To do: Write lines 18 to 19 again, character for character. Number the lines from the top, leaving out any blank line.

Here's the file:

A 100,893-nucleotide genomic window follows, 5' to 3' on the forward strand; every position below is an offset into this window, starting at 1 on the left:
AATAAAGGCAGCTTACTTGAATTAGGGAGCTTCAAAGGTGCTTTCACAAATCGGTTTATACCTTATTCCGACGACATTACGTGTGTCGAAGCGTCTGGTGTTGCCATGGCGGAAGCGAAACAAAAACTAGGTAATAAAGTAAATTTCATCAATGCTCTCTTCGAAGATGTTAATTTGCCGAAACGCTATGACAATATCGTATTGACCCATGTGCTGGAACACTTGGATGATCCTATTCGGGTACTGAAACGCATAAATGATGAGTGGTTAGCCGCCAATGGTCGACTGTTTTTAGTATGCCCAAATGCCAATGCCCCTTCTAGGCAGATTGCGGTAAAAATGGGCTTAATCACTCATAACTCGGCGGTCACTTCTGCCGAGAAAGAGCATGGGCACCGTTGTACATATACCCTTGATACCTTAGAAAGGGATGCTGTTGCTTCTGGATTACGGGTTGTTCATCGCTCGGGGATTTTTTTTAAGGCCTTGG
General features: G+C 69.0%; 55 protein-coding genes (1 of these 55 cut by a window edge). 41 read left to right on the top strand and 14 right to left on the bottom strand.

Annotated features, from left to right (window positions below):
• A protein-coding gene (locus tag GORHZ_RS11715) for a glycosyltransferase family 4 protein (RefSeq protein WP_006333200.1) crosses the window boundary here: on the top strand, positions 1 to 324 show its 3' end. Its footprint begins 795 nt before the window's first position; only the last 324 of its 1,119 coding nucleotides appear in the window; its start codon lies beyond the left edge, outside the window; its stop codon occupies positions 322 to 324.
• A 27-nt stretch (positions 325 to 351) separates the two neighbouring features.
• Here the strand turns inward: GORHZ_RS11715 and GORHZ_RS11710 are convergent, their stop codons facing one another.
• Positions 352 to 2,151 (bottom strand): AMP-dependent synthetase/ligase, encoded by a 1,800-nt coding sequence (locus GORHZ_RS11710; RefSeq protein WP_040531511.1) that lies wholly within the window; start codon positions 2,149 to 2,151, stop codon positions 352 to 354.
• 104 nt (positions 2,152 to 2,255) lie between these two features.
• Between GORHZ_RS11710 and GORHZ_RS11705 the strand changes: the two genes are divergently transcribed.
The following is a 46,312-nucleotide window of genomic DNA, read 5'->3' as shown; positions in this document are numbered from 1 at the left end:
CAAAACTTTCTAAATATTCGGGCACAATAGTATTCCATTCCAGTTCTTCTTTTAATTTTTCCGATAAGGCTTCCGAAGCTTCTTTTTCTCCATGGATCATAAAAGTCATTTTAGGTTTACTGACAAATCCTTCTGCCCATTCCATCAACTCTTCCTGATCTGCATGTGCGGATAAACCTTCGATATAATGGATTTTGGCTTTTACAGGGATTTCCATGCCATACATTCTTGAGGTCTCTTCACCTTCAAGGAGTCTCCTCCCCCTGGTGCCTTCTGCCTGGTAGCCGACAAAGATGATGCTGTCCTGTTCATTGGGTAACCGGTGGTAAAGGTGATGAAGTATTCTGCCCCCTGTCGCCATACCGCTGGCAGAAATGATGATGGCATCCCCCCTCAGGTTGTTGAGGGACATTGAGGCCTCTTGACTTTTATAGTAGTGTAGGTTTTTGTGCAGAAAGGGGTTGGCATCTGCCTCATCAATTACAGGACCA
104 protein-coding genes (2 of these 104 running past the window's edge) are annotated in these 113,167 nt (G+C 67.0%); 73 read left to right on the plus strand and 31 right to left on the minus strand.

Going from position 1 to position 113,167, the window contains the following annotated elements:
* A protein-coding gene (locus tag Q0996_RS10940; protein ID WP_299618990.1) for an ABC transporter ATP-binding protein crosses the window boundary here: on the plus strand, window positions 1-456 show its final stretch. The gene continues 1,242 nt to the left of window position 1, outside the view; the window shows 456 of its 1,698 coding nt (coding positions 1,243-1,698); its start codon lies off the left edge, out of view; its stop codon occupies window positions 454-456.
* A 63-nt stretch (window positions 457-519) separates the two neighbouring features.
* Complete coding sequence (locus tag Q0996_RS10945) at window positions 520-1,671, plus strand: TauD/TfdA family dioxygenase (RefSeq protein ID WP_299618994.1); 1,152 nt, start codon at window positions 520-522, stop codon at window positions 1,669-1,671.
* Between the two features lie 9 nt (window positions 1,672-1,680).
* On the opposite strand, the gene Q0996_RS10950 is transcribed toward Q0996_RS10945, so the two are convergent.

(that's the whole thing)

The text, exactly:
* Between the two features lie 9 nt (window positions 1,672-1,680).
* On the opposite strand, the gene Q0996_RS10950 is transcribed toward Q0996_RS10945, so the two are convergent.